Auditors collect evidence from clients that vary in social status. I investigate how these status differences interact with the costliness of auditor requests, thereby influencing client cooperation during evidence collection. I develop theory predicting that higher-status clients’ cooperation decisions will be more sensitive to differences in the costliness of requests than lower-status clients’ decisions. I test this theory across two experiments using multiple methods, leveraging the complementary strengths of each method. Experiment 1 is a more abstract experiment in the tradition of experimental economics, and Experiment 2 is a more contextualized experiment using participants with prior experience interacting with auditors. Results from both experiments support the theorized interaction between the costliness of audit requests and client social status. This conclusion carries implications for practitioners in assessing strategic tactics that will efficiently and effectively increase client cooperation.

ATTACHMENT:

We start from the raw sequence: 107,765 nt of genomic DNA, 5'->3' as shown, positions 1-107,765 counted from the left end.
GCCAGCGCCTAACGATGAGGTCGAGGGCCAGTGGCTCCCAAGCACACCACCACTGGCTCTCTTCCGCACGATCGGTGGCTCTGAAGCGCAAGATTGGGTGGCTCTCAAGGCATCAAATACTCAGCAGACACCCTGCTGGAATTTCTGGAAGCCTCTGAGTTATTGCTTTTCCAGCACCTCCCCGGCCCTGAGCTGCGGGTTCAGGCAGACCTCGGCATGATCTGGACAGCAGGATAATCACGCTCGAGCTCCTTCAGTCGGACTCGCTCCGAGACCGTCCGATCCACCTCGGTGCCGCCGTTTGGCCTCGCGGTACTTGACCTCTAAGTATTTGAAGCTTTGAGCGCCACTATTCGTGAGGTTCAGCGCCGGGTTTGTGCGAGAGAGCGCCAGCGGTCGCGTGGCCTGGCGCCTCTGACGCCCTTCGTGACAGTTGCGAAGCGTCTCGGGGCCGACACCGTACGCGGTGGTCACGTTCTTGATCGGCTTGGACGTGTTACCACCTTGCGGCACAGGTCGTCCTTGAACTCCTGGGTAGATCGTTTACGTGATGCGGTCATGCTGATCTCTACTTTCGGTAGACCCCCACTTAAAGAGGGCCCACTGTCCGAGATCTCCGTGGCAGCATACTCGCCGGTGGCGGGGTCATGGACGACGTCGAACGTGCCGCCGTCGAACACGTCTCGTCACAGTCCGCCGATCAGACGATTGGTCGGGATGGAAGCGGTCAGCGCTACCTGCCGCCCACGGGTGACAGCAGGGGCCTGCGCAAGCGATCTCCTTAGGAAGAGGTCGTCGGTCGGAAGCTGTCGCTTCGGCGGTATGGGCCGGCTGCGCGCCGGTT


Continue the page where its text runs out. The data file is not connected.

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JEL Classifications: C91; D70; M41; M42.